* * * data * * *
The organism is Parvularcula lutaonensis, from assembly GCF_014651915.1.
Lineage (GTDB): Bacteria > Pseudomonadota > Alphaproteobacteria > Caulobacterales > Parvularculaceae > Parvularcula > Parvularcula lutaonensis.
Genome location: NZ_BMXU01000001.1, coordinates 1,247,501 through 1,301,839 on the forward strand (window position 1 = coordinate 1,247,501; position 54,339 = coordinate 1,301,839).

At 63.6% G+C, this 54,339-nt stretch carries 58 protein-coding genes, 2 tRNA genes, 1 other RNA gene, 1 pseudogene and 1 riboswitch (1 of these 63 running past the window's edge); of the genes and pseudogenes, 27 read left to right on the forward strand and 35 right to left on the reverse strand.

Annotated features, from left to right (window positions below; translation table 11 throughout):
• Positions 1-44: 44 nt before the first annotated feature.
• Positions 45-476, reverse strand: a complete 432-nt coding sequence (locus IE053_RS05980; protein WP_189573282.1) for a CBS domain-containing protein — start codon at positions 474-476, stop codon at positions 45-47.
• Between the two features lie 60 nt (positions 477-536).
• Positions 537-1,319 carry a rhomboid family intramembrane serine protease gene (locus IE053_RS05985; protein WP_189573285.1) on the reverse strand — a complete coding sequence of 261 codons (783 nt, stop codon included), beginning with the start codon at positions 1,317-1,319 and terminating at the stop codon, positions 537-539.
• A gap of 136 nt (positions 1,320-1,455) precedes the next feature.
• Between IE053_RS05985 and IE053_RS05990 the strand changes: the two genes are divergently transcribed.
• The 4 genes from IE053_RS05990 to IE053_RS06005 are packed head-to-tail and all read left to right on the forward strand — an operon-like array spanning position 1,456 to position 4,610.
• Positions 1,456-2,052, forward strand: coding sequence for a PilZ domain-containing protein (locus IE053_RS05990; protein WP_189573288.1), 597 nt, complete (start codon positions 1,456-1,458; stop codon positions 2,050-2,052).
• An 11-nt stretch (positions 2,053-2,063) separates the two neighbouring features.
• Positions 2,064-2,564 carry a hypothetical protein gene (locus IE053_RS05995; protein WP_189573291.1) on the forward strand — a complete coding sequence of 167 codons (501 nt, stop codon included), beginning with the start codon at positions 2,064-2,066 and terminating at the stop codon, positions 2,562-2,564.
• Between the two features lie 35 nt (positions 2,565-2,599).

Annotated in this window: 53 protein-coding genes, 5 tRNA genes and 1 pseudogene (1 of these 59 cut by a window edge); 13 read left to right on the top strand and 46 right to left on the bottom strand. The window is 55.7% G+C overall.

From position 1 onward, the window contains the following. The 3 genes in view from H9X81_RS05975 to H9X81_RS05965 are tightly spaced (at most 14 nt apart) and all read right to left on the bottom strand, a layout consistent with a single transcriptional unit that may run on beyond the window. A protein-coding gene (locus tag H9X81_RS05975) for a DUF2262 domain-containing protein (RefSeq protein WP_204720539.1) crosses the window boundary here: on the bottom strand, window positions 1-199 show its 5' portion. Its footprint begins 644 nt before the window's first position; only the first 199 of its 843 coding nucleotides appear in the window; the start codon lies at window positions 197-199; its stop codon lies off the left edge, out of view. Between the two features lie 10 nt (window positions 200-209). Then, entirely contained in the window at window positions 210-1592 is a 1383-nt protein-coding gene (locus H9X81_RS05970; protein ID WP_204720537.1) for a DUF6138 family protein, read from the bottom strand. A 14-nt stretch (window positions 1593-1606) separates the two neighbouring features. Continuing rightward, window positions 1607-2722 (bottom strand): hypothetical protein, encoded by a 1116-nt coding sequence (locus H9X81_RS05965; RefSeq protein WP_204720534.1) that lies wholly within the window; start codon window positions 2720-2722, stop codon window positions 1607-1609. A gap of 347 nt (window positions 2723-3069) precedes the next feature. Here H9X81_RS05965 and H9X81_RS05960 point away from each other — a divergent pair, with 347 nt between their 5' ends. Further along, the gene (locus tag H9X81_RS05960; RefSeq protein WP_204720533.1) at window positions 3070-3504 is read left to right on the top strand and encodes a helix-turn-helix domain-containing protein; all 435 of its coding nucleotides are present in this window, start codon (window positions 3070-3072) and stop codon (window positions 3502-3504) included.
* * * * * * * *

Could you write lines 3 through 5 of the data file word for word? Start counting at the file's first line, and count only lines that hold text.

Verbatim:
Genome location: NZ_BMXU01000001.1, coordinates 1,247,501 through 1,301,839 on the forward strand (window position 1 = coordinate 1,247,501; position 54,339 = coordinate 1,301,839).

At 63.6% G+C, this 54,339-nt stretch carries 58 protein-coding genes, 2 tRNA genes, 1 other RNA gene, 1 pseudogene and 1 riboswitch (1 of these 63 running past the window's edge); of the genes and pseudogenes, 27 read left to right on the forward strand and 35 right to left on the reverse strand.

Annotated features, from left to right (window positions below; translation table 11 throughout):